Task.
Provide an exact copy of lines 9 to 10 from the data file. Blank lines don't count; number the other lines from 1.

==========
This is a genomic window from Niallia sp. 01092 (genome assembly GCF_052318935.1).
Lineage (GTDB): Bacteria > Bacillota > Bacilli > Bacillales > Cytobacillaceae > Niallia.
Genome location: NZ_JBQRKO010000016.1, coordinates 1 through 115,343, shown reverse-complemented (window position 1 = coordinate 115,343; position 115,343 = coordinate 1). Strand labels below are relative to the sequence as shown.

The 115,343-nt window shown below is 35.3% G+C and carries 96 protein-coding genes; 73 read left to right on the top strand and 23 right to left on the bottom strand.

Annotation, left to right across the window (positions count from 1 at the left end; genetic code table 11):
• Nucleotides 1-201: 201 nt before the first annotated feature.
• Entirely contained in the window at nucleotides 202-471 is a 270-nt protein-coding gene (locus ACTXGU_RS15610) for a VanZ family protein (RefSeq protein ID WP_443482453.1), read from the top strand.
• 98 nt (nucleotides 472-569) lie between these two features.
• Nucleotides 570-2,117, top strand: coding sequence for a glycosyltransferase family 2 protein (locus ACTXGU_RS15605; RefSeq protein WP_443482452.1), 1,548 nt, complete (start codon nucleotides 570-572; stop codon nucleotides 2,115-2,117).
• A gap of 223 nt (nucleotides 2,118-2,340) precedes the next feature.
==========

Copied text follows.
• Nucleotides 570-2,117, top strand: coding sequence for a glycosyltransferase family 2 protein (locus ACTXGU_RS15605; RefSeq protein WP_443482452.1), 1,548 nt, complete (start codon nucleotides 570-572; stop codon nucleotides 2,115-2,117).
• A gap of 223 nt (nucleotides 2,118-2,340) precedes the next feature.